The appointment ends two years of confusion over the control of the London creative department after the agency initiated an experiment with split control in 1999. White was one of a triumvirate of creatives handed control of the department, splitting responsibility with the American Jeremy Perrot and the former DMB&B stalwart Carl LeBlond.
However, White's involvement with the £224 million-billing main agency appeared to come to an end after he was appointed to launch Magic Hat in April.
Perrot, who was left as the executive creative director of London after White's move to Magic Hat, will now end his involvement with the department and concentrate on an international role as the worldwide creative director on Nestlé and Reckitt Benckieser. Mike Court, the former creative director who ceded direct control of the department in the shake-up two years ago, will take the title of creative partner along with Jerry Green. The pair will head a creative team and report directly to White.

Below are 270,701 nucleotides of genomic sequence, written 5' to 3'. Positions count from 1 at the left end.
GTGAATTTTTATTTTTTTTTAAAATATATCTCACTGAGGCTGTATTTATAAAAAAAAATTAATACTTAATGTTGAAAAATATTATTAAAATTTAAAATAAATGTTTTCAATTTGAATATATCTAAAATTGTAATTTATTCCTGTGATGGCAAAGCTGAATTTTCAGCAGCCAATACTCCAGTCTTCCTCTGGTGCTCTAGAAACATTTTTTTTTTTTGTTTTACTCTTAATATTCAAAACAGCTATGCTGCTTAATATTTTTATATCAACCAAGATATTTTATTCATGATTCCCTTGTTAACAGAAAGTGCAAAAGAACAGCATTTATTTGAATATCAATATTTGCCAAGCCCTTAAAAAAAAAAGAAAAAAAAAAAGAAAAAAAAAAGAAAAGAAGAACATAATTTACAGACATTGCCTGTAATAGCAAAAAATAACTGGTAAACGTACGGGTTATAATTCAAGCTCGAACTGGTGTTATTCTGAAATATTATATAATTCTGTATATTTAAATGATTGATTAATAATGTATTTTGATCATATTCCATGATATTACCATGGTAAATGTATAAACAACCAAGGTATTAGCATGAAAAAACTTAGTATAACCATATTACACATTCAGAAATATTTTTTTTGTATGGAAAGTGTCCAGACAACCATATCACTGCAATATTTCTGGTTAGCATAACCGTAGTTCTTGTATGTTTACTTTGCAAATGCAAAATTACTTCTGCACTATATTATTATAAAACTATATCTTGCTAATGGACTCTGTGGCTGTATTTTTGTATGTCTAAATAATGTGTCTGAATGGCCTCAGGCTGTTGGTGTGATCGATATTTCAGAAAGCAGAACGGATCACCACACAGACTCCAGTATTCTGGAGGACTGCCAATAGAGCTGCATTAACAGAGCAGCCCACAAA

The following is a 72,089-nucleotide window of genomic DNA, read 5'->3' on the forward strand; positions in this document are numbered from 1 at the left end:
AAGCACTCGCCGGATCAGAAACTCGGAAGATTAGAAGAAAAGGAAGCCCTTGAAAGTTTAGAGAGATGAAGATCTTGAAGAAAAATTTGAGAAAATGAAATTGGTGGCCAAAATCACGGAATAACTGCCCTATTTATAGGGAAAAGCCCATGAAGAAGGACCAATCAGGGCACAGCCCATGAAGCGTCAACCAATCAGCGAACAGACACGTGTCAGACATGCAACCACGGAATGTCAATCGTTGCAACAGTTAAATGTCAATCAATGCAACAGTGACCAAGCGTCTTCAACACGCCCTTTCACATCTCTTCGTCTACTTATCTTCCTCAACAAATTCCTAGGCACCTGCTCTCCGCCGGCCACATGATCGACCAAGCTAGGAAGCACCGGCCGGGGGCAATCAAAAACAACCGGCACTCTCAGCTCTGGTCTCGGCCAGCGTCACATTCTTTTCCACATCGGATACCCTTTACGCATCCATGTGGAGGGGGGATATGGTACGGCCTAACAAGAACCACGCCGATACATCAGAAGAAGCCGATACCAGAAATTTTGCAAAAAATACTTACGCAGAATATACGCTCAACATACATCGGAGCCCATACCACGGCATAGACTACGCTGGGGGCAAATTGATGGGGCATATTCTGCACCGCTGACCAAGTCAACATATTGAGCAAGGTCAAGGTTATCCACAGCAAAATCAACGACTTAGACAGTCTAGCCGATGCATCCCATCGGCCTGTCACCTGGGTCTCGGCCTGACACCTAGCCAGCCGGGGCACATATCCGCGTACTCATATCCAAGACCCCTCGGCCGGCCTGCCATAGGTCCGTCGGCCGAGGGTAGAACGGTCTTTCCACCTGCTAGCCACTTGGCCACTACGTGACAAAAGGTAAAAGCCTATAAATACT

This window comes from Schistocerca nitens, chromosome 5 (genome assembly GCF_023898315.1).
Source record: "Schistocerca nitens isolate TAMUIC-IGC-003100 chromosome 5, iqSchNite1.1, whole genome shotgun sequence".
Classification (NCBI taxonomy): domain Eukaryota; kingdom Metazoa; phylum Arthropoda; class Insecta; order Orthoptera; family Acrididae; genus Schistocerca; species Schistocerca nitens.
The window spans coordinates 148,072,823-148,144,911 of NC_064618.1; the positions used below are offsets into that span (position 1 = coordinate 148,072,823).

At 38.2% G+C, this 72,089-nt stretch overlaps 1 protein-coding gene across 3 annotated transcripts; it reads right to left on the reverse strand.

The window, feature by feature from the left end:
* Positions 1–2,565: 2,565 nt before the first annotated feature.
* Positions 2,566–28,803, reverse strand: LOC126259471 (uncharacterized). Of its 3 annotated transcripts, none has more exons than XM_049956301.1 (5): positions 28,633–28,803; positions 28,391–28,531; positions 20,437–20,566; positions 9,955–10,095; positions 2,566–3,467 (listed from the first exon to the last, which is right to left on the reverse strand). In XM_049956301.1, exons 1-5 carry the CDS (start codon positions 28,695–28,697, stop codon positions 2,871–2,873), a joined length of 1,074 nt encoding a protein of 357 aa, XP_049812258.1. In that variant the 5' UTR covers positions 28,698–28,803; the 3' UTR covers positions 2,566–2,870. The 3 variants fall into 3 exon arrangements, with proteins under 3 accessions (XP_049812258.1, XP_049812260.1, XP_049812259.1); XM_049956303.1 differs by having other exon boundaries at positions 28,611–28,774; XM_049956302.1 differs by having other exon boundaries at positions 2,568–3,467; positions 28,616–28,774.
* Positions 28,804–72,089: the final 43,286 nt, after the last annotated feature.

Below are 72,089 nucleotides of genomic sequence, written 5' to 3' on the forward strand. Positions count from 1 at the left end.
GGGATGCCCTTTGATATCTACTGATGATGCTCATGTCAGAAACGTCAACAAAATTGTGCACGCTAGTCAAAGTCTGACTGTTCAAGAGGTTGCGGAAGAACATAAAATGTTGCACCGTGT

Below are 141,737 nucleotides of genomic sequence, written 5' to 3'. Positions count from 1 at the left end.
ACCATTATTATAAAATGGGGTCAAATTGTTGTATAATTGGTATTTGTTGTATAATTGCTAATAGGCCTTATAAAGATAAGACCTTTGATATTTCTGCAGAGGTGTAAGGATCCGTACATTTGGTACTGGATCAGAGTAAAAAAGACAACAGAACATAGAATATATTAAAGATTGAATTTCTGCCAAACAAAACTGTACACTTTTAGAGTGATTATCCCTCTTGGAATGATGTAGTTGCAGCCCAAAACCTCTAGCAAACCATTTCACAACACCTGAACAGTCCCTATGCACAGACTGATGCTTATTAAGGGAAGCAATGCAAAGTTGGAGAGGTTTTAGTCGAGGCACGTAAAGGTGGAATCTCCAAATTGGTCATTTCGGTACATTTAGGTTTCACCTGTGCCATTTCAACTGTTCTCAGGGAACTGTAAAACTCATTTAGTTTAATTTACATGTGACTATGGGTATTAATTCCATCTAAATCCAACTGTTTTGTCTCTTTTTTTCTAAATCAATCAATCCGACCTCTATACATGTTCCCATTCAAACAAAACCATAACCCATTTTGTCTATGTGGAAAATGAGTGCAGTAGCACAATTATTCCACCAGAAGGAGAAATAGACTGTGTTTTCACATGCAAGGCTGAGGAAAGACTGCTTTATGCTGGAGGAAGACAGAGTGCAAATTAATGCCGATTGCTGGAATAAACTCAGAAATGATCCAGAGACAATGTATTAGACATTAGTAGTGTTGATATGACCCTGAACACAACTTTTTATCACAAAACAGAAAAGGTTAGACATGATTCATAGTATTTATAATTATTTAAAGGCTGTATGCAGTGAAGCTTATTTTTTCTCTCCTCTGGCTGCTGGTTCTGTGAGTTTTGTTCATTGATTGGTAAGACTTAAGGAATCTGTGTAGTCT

White's appointment was confirmed after a meeting with McCann UK's chairman and chief executive elect, Tamara Ingram, last week. His confirmation as creative chief is likely to trigger a reorganisation of the department along more traditional lines, with the role of head of art reintroduced.
"The way we're run now is different from elsewhere and I'd like to put a proper group system back in and have a bit more competition between groups," White said. "We've made the creative work better but we cannot afford to rest on our laurels."
White joined McCann in 1994 after a spell with FCB in the UK and Sydney. In recent years he has been responsible for many of the agency's high-profile campaigns. White is the copywriter on the Bacardi Breezer "Tom cat" ads and oversaw the relaunch of Snack Stop, which triggered a row with Channel 4's Today programme after a hoax by the agency.
White will remain in the role of executive creative director of Magic Hat, which continues under the management of McCann's former executive planning director, Robin Lauffer.
"The great thing about Luke is that he's come up from within the agency," Chris Hunton, McCann London's deputy chief executive, said. "He's not an ivory tower creative director, he's someone who's prepared to roll up his sleeves. He knows the work has improved but it has to get even better just to get us onto the starting line."
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